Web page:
Luis Suarez’s eight-match ban for racially abusing Patrice Evra could be increased if he appeals.
Liverpool are almost certain to appeal against the 24-year-old striker’s ban but will wait until they see the full written judgement before doing so.
The Football Association have confirmed the ban can be increased, reduced or cancelled altogether by an appeal board.
The ruling has continued to divide football with Liverpool branding it “extraordinary”, while Gustavo Poyet said he backs his fellow Uruguayan “to the death”.
But players’ chief Gordon Taylor said the ruling sent an important message out about racism, while Professional Footballers‘ Association chairman Clarke Carlisle said cultural differences were no excuse.
Poyet, manager of Brighton, said Suarez had suffered from cultural differences between England and Uruguay – and that in the South American country people were referred to as ‘blacks‘ in an affectionate way.
He also attacked Evra, saying Manchester United’s French defender was “no saint”.
Poyet told Ultimas Noticias newspaper in Uruguay: “The ban is incredible, shocking, it’s disproportionate. I back Luis to death.
“Things have happened before with Evra. He is not a saint. He is a controversial player. I don’t know in which world we are going to live in from now on people. People will accusing each other of anything.
“Suarez just arrived [in the Premier League] and there are things that he has to learn when you are in another country because they might be normal in your country but perhaps they are not considered that way in other parts of the world.
“I have tried to explain that we live with coloured people in Uruguay. We share different experiences with them. We play football, we share parties. We are born, we grow up and we die with them. We call them ‘blacks‘ in a natural way, even in an affectionate way. That is the way we were brought up. We are integrated and there are no problems from either side.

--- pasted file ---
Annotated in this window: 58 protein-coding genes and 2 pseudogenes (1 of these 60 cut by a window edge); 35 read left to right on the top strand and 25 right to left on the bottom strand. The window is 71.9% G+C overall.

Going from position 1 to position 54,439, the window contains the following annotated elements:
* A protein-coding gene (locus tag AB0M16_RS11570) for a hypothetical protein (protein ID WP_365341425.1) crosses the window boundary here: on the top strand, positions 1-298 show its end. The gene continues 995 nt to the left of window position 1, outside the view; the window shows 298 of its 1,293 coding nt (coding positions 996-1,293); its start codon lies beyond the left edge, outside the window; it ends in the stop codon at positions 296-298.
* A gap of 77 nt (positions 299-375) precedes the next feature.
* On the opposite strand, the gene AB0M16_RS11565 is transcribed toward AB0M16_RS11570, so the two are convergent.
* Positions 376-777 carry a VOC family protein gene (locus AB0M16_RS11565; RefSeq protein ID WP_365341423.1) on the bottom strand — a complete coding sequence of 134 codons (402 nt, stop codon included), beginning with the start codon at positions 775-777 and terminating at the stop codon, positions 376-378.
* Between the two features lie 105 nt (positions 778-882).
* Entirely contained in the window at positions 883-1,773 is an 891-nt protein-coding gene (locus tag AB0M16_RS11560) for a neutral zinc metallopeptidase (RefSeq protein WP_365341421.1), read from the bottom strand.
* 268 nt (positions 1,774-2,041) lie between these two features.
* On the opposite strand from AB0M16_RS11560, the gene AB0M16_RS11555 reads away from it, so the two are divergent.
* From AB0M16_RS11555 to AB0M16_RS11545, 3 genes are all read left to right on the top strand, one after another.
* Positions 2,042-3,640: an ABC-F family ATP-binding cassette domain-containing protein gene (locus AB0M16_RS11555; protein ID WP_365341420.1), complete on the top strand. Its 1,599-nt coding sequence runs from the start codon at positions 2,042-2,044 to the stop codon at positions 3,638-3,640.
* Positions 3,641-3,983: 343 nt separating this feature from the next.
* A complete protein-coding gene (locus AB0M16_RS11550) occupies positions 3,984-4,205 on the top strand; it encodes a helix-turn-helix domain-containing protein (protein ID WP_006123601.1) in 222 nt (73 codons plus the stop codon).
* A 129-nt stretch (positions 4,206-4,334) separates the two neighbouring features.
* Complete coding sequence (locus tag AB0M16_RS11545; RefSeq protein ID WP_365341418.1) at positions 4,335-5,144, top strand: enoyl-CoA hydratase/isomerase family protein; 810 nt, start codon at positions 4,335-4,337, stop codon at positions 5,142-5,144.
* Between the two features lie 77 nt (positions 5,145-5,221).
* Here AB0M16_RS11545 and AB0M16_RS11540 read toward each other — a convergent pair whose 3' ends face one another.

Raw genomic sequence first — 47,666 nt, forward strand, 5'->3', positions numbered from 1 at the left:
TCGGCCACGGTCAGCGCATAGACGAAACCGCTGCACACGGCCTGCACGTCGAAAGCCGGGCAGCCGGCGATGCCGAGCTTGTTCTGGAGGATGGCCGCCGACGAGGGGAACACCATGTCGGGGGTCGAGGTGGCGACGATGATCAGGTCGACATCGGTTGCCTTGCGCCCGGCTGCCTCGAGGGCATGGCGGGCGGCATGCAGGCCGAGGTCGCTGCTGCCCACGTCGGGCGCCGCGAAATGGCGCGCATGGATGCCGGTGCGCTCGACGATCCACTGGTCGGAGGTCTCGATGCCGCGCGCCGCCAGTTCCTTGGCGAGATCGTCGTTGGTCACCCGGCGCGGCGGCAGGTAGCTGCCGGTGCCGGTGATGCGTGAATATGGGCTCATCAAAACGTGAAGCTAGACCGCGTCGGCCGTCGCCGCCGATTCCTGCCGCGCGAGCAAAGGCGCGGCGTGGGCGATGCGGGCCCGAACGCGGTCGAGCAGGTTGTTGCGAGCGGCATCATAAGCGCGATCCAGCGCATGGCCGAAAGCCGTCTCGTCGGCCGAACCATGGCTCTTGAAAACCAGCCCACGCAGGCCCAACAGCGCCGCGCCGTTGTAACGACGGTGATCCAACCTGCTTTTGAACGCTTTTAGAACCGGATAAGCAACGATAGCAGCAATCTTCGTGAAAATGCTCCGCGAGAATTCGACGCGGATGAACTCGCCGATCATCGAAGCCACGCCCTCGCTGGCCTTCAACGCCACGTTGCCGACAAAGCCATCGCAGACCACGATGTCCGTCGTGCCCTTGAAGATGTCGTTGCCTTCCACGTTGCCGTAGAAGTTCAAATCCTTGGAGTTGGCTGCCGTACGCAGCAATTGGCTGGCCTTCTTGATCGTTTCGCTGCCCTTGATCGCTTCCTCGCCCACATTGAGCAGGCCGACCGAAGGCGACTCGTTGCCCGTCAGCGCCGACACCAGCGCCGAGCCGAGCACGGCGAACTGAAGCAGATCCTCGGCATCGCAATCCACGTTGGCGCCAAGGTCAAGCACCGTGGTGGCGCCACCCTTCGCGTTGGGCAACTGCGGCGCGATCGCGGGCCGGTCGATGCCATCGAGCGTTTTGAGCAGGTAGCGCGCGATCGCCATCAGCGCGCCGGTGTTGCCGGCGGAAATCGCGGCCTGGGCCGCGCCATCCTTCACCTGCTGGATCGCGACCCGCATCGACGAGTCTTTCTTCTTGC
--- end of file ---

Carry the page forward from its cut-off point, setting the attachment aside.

“I’ve explained how the Uruguay people and the South Americans experience these situations with coloured people. I’ve been many years in England and I understand them. I know how to deal with it, but Luis has only recently arrived here.”
Uruguay’s national director of sports, Ernesto Irurueta, called the ban “exaggerated, absurd and out of place.” Uruguay’s head coach Oscar Tabarez vowed to continue to support Suarez.
Tabarez said: “He has our full support and solidarity because seen from a distance this seems like an excessive punishment.”
Taylor, chief executive of the PFA, said the sanction was an important message especially after the outcry at FIFA president Sepp Blatter’s remarks – later retracted – that racism on the pitch should be settled by a handshake.
Taylor said: “This was an independent commission experienced in law and football and they must have had compelling evidence, and it sends out a very strong message to the rest of the world.
“I understand the point about cultural differences but if you come to this country all players have to abide by not just the laws of the game but the laws of the land as well.
“Referring to someone’s skin colour has got to be offensive – it’s self-evident. No one can say the FA have ducked this issue and bearing in mind outcry in this country over Sepp Blatter’s remarks it sends out an important message.
“This is a timely reminder that the FA, the PFA and the clubs to continue education programmes particularly for players coming from abroad that it is never right to make reference to a person’s skin colour or nationality.”
Preston defender Carlisle added that “no form of discriminatory abuse should be acceptable”.
The incident happened during the Liverpool v Manchester United match on October 15.
Liverpool have suggested there was a witch-hunt against Suarez and insist they believe their player is innocent.